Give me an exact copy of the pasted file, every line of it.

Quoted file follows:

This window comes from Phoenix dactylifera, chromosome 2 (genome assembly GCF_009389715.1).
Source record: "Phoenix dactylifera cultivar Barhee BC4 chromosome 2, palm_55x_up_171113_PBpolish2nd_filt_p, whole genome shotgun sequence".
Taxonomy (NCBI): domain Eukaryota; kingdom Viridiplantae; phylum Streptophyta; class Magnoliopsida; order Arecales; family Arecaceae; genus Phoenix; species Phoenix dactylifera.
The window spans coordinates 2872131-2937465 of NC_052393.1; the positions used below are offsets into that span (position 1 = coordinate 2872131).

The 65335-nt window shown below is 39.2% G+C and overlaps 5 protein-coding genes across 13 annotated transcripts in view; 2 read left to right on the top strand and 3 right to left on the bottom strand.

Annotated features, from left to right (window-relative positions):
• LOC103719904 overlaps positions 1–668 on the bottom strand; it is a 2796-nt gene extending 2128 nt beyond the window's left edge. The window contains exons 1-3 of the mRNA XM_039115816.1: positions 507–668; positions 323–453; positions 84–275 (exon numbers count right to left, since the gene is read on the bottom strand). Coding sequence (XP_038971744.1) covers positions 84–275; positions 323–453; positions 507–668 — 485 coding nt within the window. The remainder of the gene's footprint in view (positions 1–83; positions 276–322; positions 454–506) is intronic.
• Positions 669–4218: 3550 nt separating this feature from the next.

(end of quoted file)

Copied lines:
This window comes from Phoenix dactylifera, chromosome 2 (genome assembly GCF_009389715.1).
Source record: "Phoenix dactylifera cultivar Barhee BC4 chromosome 2, palm_55x_up_171113_PBpolish2nd_filt_p, whole genome shotgun sequence".
Taxonomy (NCBI): domain Eukaryota; kingdom Viridiplantae; phylum Streptophyta; class Magnoliopsida; order Arecales; family Arecaceae; genus Phoenix; species Phoenix dactylifera.
The window spans coordinates 2872131-2937465 of NC_052393.1; the positions used below are offsets into that span (position 1 = coordinate 2872131).

The 65335-nt window shown below is 39.2% G+C and overlaps 5 protein-coding genes across 13 annotated transcripts in view; 2 read left to right on the top strand and 3 right to left on the bottom strand.

Annotated features, from left to right (window-relative positions):
• LOC103719904 overlaps positions 1–668 on the bottom strand; it is a 2796-nt gene extending 2128 nt beyond the window's left edge. The window contains exons 1-3 of the mRNA XM_039115816.1: positions 507–668; positions 323–453; positions 84–275 (exon numbers count right to left, since the gene is read on the bottom strand). Coding sequence (XP_038971744.1) covers positions 84–275; positions 323–453; positions 507–668 — 485 coding nt within the window. The remainder of the gene's footprint in view (positions 1–83; positions 276–322; positions 454–506) is intronic.
• Positions 669–4218: 3550 nt separating this feature from the next.